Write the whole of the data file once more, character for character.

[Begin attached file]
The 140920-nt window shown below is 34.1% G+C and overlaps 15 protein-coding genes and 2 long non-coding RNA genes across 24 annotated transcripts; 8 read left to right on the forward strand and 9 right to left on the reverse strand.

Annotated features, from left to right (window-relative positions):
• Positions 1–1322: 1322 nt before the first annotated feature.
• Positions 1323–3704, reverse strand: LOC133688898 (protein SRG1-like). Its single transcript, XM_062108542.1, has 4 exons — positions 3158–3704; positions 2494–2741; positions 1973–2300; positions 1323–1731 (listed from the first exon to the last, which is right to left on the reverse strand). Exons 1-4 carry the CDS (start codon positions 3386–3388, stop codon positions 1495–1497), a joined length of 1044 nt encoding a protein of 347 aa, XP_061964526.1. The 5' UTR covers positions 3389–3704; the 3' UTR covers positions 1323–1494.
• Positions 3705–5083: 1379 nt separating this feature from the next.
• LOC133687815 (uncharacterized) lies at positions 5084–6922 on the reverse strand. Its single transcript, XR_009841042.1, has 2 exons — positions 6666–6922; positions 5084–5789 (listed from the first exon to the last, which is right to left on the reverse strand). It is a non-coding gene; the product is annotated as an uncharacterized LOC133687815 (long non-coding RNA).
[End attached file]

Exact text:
The 140920-nt window shown below is 34.1% G+C and overlaps 15 protein-coding genes and 2 long non-coding RNA genes across 24 annotated transcripts; 8 read left to right on the forward strand and 9 right to left on the reverse strand.

Annotated features, from left to right (window-relative positions):
• Positions 1–1322: 1322 nt before the first annotated feature.
• Positions 1323–3704, reverse strand: LOC133688898 (protein SRG1-like). Its single transcript, XM_062108542.1, has 4 exons — positions 3158–3704; positions 2494–2741; positions 1973–2300; positions 1323–1731 (listed from the first exon to the last, which is right to left on the reverse strand). Exons 1-4 carry the CDS (start codon positions 3386–3388, stop codon positions 1495–1497), a joined length of 1044 nt encoding a protein of 347 aa, XP_061964526.1. The 5' UTR covers positions 3389–3704; the 3' UTR covers positions 1323–1494.
• Positions 3705–5083: 1379 nt separating this feature from the next.
• LOC133687815 (uncharacterized) lies at positions 5084–6922 on the reverse strand. Its single transcript, XR_009841042.1, has 2 exons — positions 6666–6922; positions 5084–5789 (listed from the first exon to the last, which is right to left on the reverse strand). It is a non-coding gene; the product is annotated as an uncharacterized LOC133687815 (long non-coding RNA).